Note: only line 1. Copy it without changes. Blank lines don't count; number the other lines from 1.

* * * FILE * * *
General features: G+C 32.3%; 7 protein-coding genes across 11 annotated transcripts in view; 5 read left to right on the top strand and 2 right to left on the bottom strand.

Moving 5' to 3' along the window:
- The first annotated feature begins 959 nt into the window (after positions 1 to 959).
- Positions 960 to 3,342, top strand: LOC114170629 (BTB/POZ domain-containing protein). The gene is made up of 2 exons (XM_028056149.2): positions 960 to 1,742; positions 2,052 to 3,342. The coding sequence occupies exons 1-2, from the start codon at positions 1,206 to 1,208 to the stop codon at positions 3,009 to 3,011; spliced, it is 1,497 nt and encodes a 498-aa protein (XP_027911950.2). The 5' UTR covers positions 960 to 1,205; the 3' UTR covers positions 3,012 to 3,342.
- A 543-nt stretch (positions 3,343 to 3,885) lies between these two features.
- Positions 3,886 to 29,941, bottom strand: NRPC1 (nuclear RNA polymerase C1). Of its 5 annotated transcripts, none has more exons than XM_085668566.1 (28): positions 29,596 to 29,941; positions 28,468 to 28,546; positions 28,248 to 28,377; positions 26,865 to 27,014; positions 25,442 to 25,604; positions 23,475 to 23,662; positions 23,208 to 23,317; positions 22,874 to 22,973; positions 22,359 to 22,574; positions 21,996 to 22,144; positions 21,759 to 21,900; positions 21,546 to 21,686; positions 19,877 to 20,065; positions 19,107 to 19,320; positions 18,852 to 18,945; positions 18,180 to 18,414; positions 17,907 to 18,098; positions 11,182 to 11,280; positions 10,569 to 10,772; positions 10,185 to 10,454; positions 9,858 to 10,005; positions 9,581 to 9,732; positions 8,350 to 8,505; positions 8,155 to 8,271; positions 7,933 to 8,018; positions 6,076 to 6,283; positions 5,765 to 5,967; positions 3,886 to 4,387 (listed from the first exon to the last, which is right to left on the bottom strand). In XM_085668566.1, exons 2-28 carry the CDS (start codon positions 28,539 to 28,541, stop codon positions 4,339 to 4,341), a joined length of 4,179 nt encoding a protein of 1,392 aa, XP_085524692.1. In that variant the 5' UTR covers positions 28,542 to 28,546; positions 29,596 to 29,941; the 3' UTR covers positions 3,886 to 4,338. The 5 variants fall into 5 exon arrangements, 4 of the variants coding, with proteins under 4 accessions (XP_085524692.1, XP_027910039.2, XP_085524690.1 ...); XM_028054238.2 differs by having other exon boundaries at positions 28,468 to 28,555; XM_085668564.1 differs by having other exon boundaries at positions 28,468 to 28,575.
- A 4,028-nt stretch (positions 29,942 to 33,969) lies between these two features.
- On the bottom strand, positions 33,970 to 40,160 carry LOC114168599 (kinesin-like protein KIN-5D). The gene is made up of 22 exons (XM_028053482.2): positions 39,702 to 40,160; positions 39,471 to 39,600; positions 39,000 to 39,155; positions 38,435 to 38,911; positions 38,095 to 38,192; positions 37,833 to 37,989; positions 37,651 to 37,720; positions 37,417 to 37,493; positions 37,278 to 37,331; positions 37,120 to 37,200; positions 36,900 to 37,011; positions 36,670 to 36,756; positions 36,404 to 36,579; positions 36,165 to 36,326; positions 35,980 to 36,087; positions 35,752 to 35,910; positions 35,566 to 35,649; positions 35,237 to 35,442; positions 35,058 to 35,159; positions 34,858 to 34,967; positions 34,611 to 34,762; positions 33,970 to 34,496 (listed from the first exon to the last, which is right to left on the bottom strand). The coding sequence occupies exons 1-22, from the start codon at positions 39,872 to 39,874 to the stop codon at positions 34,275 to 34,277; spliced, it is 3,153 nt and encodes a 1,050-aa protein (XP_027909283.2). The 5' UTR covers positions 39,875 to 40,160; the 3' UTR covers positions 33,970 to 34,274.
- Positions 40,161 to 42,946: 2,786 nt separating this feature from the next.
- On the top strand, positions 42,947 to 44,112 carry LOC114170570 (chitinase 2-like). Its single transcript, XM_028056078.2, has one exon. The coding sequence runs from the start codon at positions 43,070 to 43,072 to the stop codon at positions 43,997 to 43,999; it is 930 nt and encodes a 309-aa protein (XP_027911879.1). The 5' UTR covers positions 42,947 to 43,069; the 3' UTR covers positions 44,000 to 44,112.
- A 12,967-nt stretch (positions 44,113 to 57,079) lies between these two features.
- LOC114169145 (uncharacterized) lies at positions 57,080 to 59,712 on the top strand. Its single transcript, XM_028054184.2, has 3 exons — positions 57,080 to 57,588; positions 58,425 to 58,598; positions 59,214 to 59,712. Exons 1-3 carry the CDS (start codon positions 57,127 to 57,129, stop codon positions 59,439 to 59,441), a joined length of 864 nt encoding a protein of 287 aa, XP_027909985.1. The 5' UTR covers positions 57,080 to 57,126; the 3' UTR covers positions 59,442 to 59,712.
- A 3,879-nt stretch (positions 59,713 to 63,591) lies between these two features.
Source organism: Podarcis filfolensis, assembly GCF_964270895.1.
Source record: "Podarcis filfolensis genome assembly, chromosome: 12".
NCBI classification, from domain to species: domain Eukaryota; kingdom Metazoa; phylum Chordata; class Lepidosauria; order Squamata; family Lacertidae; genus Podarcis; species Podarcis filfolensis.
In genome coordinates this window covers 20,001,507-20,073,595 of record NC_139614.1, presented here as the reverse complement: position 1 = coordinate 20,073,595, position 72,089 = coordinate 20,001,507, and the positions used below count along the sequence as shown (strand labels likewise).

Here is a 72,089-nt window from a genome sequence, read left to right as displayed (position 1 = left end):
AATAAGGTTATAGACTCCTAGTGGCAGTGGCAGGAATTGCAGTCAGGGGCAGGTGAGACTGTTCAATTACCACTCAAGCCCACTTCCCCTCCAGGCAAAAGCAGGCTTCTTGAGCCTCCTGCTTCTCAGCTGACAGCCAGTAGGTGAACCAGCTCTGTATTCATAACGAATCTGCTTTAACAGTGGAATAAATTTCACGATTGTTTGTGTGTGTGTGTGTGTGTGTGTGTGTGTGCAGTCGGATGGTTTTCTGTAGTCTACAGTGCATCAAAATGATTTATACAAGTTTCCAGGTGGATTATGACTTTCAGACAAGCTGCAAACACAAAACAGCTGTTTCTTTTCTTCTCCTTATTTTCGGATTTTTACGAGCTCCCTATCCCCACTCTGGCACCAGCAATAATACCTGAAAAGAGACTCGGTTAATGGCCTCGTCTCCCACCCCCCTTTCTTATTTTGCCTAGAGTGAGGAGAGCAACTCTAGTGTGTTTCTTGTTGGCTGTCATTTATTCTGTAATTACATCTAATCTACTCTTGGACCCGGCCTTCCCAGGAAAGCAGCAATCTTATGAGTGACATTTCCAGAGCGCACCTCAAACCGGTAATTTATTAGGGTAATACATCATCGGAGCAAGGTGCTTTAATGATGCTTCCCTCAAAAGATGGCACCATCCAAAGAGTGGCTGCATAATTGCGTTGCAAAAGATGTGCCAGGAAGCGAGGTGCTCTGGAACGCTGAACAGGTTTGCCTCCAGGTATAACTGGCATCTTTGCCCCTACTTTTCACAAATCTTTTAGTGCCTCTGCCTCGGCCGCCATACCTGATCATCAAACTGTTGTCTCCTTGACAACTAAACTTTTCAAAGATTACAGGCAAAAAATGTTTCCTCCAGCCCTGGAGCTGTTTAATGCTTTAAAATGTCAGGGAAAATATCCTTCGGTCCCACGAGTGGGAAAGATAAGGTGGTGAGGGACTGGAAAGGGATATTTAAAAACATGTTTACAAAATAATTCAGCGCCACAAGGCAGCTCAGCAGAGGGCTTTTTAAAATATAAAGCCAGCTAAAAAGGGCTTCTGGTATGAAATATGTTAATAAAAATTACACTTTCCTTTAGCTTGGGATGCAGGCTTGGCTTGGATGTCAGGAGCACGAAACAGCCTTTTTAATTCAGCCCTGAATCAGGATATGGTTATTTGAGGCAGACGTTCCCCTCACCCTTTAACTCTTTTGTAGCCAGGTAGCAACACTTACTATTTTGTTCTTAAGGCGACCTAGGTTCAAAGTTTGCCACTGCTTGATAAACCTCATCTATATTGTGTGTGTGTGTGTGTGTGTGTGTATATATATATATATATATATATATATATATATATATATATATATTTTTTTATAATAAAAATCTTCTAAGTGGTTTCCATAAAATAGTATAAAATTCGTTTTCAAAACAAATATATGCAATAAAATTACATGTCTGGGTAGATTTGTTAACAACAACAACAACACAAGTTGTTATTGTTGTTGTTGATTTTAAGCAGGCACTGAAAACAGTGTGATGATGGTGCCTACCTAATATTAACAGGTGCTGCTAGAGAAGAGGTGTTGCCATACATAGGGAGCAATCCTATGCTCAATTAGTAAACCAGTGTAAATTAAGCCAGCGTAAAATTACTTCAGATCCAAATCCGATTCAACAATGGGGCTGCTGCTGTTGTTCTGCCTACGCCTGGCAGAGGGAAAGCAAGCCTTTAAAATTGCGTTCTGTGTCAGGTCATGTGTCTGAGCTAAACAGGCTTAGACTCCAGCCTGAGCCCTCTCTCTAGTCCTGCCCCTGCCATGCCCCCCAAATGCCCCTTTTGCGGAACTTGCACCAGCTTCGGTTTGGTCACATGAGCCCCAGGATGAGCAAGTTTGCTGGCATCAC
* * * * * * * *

General features: G+C 32.3%; 7 protein-coding genes across 11 annotated transcripts in view; 5 read left to right on the top strand and 2 right to left on the bottom strand.